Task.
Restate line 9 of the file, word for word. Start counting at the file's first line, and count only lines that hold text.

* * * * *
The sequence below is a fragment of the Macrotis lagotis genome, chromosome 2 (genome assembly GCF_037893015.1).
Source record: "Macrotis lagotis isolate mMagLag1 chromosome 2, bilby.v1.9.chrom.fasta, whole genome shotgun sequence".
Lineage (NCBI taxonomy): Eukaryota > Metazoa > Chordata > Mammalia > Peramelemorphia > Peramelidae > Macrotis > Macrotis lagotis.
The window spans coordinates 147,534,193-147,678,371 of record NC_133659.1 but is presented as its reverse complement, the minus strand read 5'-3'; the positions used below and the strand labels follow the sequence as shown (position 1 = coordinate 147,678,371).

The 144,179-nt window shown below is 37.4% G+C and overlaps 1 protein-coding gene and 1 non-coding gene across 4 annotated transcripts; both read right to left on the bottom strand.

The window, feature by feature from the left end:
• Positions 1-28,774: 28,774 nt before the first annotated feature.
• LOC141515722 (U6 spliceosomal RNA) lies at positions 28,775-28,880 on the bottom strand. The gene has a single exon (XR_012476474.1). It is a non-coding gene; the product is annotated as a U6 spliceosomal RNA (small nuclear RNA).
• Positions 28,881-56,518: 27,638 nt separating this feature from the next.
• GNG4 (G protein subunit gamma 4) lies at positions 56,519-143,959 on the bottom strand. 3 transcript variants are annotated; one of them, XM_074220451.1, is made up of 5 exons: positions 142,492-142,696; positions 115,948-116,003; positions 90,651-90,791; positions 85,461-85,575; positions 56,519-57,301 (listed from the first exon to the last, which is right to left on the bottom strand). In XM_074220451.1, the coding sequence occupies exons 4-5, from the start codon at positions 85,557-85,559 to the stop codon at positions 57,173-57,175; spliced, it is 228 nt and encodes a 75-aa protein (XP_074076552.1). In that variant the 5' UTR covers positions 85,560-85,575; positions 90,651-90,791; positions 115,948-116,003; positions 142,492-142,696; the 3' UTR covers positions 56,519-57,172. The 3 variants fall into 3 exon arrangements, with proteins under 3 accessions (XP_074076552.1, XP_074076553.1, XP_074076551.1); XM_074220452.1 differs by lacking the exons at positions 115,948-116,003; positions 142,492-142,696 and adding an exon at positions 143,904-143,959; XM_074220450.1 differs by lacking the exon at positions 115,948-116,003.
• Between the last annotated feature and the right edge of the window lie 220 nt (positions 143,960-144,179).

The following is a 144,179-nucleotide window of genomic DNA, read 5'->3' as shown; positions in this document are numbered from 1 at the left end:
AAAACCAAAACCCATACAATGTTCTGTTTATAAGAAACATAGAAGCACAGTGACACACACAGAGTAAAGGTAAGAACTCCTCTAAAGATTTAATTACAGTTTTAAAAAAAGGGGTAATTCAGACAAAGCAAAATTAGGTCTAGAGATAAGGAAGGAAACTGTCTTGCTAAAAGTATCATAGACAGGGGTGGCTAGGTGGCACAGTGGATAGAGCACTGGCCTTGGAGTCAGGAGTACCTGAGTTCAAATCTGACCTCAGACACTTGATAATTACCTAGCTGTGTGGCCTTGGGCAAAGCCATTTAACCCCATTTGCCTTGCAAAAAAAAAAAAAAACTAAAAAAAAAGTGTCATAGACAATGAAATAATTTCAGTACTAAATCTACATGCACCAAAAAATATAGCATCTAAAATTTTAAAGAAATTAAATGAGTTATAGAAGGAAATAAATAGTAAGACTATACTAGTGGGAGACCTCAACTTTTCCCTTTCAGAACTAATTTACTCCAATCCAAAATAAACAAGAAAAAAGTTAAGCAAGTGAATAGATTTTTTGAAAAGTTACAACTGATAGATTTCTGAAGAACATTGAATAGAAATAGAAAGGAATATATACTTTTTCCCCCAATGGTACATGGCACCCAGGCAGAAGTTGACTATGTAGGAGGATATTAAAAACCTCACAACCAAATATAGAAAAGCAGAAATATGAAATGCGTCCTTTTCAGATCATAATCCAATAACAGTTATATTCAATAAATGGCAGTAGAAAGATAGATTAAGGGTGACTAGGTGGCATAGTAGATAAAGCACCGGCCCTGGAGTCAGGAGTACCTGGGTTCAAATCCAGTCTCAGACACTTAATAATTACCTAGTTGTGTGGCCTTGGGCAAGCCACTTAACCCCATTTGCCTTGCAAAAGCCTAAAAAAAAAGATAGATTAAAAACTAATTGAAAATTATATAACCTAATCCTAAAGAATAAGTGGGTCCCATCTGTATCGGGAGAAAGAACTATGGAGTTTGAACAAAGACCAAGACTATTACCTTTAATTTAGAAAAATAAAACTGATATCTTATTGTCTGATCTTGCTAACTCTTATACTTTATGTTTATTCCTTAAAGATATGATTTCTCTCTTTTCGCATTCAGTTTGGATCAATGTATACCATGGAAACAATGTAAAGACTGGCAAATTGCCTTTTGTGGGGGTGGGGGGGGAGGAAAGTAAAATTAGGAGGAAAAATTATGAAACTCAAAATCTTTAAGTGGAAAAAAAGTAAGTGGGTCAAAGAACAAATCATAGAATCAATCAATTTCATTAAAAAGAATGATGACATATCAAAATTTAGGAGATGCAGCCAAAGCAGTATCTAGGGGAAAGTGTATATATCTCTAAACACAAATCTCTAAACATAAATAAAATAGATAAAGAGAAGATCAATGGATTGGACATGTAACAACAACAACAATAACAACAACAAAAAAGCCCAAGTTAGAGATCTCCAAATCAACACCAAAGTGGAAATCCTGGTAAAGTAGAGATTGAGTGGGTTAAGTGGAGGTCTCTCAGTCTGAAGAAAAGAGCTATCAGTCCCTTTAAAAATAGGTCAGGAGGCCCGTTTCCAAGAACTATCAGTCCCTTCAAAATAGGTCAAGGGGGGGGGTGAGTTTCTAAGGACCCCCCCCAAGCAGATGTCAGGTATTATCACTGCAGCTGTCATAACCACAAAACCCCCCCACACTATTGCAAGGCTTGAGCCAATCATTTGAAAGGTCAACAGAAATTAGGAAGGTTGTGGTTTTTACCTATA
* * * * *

• Positions 28,881-56,518: 27,638 nt separating this feature from the next.